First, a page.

The Hancock-Henderson Quill, Inc.
By Steve Stein Of the Peoria Journal Star
MORTON - Morton High School teacher Mike Boyd has all the write stuff.
He's won school awards twice for his teaching excellence, he's earned a doctorate degree in English studies from Illinois State University, and he's a published author.
Boyd's by-line appeared for the third time last month.
He combined with Bob Broad, an English instructor at ISU, to write an article that appeared in the Journal of Writing Assessment. It was titled "Rhetorical Writing Assessment: The Practice and Theory of Complementarity."
Boyd's first article was published in 2004 in the Illinois English Bulletin, produced by the Illinois Association of Teachers of English.
Along with the eight other founding members of the Illinois State Portfolio Assessment of Writing Project, Boyd wrote an article promoting the replacement of the state's timed impromptu writing test with a portfolio judged by writing teachers.
Boyd's second article was published a year later. "The Literary Canon Debate: Challenging Students To Consider the Cultural Significance of Literature" was printed in the English Journal of the National Council of Teachers of English.
Even though Boyd, 32, wasn't paid for any of the articles, he feels there are other career benefits from being published.
"Academic writing often isn't lucrative, but it's important to stay current in your discipline and help it move forward," he said.
"Being published also helps my credibility as a classroom teacher. If I want to help my students become better writers, I have an obligation to keep writing myself."
Boyd teaches freshman language arts and upperclass expository writing and world literature at Morton. For the second year, the expository writing course is a dual credit class with Illinois Central College.
Morton Assistant Principal Troy Teater is impressed with Boyd's versatility in the classroom.
"Mike is academically inclined, as you can tell from his doctorate and published articles, but he's also very down-to-earth with the kids," Teater said. "He works well with the most advanced students at our school as well as freshmen."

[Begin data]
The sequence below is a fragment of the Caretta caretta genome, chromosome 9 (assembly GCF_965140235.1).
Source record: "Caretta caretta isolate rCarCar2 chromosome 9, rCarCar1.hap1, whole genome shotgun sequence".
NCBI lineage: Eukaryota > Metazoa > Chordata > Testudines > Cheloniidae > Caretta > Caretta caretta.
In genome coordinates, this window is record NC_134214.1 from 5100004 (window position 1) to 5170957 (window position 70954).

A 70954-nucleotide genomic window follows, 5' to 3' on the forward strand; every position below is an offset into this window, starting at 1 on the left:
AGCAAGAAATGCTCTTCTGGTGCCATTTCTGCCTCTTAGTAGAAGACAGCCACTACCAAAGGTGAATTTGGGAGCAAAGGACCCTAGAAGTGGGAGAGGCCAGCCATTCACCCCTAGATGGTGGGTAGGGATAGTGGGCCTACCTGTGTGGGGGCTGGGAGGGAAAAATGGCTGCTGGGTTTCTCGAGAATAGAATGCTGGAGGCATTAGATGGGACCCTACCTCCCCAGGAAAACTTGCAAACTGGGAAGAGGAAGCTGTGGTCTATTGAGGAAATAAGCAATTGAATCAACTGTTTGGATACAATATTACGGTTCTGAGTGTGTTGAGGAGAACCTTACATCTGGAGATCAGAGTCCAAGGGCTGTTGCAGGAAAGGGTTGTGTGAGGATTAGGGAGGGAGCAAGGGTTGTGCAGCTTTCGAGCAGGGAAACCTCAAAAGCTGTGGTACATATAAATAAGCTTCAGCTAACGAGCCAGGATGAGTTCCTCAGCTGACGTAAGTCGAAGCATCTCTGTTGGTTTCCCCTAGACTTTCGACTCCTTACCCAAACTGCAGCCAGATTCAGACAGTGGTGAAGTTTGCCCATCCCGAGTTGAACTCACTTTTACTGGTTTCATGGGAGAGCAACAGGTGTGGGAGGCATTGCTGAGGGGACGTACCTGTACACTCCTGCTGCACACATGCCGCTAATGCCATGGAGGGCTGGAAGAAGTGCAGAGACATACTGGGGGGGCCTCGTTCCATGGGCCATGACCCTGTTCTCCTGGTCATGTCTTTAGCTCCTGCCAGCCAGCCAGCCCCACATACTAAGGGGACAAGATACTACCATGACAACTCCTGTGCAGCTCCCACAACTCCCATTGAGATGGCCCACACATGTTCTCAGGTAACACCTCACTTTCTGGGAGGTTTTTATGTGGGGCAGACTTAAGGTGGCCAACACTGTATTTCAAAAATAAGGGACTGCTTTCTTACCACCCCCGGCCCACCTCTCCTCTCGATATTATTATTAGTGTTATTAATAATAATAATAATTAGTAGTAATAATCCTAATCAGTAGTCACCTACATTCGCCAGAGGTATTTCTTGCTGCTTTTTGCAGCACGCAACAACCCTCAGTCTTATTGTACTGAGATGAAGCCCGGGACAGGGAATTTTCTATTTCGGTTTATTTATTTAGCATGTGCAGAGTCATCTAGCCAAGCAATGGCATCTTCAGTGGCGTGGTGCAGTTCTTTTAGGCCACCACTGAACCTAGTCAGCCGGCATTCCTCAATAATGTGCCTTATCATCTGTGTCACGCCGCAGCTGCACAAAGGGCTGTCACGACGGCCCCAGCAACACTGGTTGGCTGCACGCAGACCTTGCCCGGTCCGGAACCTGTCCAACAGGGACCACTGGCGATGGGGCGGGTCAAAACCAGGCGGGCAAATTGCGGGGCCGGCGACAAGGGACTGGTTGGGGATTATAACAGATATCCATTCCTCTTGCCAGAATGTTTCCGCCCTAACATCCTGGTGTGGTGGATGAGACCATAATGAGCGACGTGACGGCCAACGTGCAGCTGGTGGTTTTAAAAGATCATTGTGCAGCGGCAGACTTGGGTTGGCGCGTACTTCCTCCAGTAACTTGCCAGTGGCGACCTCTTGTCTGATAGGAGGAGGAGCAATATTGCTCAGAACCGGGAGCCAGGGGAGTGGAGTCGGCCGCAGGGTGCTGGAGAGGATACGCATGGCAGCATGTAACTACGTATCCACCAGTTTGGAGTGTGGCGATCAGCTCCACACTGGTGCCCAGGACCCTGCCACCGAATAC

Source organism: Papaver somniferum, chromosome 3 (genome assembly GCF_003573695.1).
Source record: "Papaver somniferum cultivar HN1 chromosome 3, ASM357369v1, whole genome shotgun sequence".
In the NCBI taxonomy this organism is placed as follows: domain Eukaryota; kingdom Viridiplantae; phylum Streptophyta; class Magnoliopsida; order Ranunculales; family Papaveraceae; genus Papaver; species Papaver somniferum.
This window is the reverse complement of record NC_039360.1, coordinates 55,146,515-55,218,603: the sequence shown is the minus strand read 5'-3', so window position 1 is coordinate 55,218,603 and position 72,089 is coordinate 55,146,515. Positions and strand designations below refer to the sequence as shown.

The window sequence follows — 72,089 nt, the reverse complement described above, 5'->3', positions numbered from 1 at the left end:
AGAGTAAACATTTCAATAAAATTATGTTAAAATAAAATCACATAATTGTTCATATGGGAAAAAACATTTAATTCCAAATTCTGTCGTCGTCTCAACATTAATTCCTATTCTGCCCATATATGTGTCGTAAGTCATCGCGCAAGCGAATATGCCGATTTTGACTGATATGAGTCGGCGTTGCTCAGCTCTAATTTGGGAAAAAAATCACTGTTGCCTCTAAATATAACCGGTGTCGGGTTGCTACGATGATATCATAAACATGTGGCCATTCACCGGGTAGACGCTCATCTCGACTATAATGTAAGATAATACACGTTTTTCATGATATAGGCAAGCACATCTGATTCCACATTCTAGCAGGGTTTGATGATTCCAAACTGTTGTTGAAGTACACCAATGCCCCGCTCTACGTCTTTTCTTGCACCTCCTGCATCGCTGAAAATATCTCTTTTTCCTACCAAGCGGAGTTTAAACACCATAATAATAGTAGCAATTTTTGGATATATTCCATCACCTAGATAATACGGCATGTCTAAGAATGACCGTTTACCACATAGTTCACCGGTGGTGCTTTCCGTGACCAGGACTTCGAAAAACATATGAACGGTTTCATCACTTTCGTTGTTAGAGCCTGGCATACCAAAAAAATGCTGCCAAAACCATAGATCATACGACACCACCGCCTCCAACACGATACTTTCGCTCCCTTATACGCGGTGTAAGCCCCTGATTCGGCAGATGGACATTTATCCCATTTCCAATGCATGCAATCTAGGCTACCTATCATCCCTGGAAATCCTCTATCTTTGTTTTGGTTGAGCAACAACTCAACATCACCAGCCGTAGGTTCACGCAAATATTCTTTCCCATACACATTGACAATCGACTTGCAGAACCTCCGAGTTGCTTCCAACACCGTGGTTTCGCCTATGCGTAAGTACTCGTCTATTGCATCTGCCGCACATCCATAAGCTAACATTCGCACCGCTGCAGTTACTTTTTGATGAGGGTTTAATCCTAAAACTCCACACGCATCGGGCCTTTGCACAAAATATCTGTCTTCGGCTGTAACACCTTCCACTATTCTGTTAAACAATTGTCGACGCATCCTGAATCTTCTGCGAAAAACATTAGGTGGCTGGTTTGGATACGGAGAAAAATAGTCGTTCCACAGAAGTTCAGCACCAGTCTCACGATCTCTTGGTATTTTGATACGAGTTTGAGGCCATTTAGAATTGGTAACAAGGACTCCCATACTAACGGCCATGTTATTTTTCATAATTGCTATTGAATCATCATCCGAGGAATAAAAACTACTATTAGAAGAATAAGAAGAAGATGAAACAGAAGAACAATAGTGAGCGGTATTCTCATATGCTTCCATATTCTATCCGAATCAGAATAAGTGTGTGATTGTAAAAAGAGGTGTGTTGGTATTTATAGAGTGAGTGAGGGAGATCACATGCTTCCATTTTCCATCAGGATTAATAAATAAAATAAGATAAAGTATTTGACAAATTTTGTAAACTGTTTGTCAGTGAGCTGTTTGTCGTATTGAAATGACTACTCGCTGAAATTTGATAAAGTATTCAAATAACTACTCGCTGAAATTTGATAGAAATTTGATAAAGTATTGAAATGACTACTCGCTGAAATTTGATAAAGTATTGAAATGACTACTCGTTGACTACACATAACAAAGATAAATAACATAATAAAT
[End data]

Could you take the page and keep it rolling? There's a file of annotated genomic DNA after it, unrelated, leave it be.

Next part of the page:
Boyd earned Morton's ACE - A Commitment to Excellence - award in 2000 and 2003. Students who are ACE winners themselves nominate teachers for the honor.
"It was great to get those votes of confidence," Boyd said. "They were reminders that it's important to achieve what you set about doing."
Boyd has been at Morton all eight years of his teaching career. The Washington resident also is in his second year teaching composition and humanities courses to freshmen and sophomores at ICC.
"Teaching at both schools makes my life busy, but I make time," he said.
Besides the obvious age and experience disparities, Boyd has noticed other differences between high school and college students.
"College students are more inquisitive. They see the complexities of concepts and embrace them," he said. "They also often think outside the box. High school students tend to want to meet the criteria and move on."
Boyd also earned his bachelor's and master's degrees from Illinois State. He's halfway home to getting an administrative endorsement from ISU, but he said he isn't looking to move into administration just yet.
"I'm happy to be in the classroom," he said.
Dr. Mike Boyd, a 1992 graduate of La Harpe High School, is the son of Mike and Janet Boyd of rural Burnside and the grandson of Glenn and Esther Boyd of La Harpe. He and wife Maureen have three children Michael 7, Maddie 2 1/2, and Milana 1 1/2.